No car? No problem! Didga the cat was looking for a fun way to sightsee around Coolangatta, Australia, and he found just that in his trusty skateboard, nicknamed Ollie.
The pair, the stars of a Catmantoo production, enjoyed a warm, sunny day visiting a local shopping center, skating past a beach and even making friends (with a Rottweiler!) along the way.
If you're like me – you live in a major urban area and you have a dog that doesn't like to be left alone – you need a dog carrier. (Or, if you can find space in your desperately small apartment, a few different carrier options.)
The problem is – if you're like me, and you pretend to have lofty aesthetic standards – that most dog carriers won't make the cut. Add to that having to share the carrier with a man who won't go anywhere near something that's done up in pink or that looks like a purse, and you're not left with many choices.
It's that time of year again, when we switch on our out-of-office reply and whisk the family to Disney World or the Jersey shore, for some good old R&R -- and, of course, fun! And, even though the pictures would be fab, you just can't take furry friends on Dollywood's Daredevil Falls boat expedition. So before departing for vacation, we're faced with the daunting task of organizing 'stuff' for the pet-sitter who will care for our little loves.
Travel Stix new Dog Care and Cat Care USB flash drives ($19.99 each) are the perfect place to store all of your pet's important information while you're away. It comes equipped with several forms where you can list "Cat Rules" (how much to feed kitty, emergency numbers, etc.), a "Pet Medical Authorization" form which your pet-sitter can use should he or she ever need to take your pal to the vet. Store the documents on the 2GB drive or print them out to leave on your kitchen counter. A plethora of more specific forms, like EU Form 998 for international travel or a tick and tapeworm certificate, are also available for $12.95 each on Forms4Travel.com.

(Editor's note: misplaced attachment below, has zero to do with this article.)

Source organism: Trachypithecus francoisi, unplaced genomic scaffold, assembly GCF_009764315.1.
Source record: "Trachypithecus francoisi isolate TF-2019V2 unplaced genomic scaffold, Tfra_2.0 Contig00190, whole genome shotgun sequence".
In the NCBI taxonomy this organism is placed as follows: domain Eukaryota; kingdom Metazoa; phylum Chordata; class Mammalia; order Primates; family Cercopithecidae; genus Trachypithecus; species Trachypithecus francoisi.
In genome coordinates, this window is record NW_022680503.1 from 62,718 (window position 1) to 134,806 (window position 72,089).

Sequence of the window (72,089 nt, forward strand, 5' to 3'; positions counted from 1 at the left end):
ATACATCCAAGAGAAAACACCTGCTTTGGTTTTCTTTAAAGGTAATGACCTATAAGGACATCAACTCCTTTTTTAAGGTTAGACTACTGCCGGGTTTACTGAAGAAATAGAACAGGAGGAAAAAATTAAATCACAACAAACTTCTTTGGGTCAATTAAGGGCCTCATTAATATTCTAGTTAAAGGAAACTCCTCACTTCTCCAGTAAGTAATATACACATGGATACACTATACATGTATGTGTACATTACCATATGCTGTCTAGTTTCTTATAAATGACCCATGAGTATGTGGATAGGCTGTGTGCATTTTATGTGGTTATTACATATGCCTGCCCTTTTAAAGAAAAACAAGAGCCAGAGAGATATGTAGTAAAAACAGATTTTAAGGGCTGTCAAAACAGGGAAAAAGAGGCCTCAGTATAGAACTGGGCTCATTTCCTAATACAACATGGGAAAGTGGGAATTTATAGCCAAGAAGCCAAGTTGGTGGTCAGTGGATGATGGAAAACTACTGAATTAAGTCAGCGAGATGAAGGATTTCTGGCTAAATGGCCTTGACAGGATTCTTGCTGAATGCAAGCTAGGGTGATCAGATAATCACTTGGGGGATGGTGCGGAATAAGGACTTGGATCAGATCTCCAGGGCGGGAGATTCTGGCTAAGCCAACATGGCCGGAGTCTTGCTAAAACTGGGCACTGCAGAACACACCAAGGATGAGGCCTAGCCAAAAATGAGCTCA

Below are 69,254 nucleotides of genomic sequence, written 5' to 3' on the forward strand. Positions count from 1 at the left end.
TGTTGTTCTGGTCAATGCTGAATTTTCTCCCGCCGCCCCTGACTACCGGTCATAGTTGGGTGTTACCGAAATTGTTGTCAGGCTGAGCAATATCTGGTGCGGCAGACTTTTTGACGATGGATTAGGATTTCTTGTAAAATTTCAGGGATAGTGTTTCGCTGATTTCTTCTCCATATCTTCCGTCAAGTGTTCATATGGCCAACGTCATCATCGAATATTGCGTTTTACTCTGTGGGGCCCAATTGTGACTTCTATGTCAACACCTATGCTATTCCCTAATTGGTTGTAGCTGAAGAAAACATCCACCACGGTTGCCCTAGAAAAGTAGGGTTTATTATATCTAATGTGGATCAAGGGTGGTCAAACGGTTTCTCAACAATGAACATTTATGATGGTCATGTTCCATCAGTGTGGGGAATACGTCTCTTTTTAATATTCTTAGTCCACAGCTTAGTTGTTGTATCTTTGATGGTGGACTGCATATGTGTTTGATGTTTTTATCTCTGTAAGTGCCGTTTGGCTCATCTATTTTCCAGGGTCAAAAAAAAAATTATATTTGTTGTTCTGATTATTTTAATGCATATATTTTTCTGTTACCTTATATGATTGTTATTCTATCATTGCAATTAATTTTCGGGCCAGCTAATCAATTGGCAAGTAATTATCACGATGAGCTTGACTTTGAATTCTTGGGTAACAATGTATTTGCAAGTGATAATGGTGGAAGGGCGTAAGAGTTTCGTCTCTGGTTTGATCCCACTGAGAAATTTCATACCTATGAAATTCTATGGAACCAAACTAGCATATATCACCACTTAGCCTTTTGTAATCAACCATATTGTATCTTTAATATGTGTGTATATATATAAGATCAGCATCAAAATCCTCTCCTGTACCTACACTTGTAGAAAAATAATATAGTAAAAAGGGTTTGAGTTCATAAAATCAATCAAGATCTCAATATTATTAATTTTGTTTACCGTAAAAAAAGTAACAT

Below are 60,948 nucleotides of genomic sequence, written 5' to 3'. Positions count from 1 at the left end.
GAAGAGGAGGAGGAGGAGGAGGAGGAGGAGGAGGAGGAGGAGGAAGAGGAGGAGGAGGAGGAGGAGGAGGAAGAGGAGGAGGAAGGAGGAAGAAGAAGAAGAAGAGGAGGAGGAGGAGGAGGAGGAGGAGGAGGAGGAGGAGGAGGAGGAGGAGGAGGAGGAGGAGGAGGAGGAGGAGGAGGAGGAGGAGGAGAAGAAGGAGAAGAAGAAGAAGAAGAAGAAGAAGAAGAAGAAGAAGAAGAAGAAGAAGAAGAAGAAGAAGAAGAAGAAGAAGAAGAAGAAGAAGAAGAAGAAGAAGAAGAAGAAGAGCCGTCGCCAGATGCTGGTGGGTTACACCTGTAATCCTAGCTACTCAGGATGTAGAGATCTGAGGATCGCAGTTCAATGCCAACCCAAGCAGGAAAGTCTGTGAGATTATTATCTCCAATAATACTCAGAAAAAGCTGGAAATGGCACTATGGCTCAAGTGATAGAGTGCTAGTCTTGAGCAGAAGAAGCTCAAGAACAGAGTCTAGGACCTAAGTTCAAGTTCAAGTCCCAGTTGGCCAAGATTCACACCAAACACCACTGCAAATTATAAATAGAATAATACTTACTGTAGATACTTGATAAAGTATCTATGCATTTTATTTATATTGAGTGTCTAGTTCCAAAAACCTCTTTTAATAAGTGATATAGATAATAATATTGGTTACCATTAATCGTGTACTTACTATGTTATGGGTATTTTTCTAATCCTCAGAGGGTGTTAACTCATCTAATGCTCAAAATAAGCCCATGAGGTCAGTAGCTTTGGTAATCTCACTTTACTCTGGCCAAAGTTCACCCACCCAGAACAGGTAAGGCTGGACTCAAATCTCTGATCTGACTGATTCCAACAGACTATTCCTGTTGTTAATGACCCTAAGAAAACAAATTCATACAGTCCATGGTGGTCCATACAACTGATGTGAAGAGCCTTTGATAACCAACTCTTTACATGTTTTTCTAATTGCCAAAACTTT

Some people might feel guilty about turning their dog into a domesticated pack animal. Luckily, I'm not one of those people. Don't get me wrong, I love Dewey, but I also love not carrying things. And in my defense, the label on the package of the Singletrak Pack mobile hydration backpack by Ruff Wear clearly states, "Let your dog carry the water!" so obviously, this thing was designed to make my life easier.
Michele McGuire, a pilot living in Maryland, often takes to the friendly skies with her pooch, Cooper. The Lab mix loves being airborne, and eagerly leaps into his owner's four-seater Cessna Skyhawk. But all this traveling got McGuire thinking: She wouldn't fly without her aviation headset, which allows her to communicate with passengers and ground crew and also protects her hearing from dangerous noise. So what about her dog?
The excitement of marine life and the serenity of yoga – it's a magical mix for those who like the stretch of the goddess pose, even while on vacation.
Inside Loreto Bay National Marine Park in the Baja Peninsula, yoga is practiced amid nature's passing parade, with its breathtaking birds and spectacular sea life, under the auspices of Sea Kayak Adventures. The company, one of the handful licensed to operate there, offers trips that combine the practice with sea kayaking and snorkeling in the Sea of Cortez.
My tabby Lucy has happily traveled across the country by car, ridden the bus and even crouched under the (little) weight of her leash to go to the neighborhood park – but until two weeks ago, she'd never braved a plane. And that floppy carrier she'd had to endure for visits to the vet was just not going to cut it for a five-hour flight from N.Y.C. to Green Bay, Wis., for the holidays.
When Pink stayed with her dog Bubba at Keswick Hall, nestled in the Blue Ridge Mountains of Virginia, the pampered pooch feasted on special china.
During a trip to New York City's Hotel Gansevoort, Jennifer Love Hewitt's dog got locked out of her room, so hotel staffers "puppy sat" till the actress returned that night.
If there's a spectrum for dog behavior in moving motor vehicles, then my two dogs represent the opposite ends. My beagle is the carefree, head-hanging-out-the-window type – even on a frosty winter day. He'll get up on the dash, jump from the back seat to the front seat, try to get on my lap while I drive. As for my corgi, she can be found trying to wedge herself under the passenger-side seat, shaking so hard her hair falls out in clumps.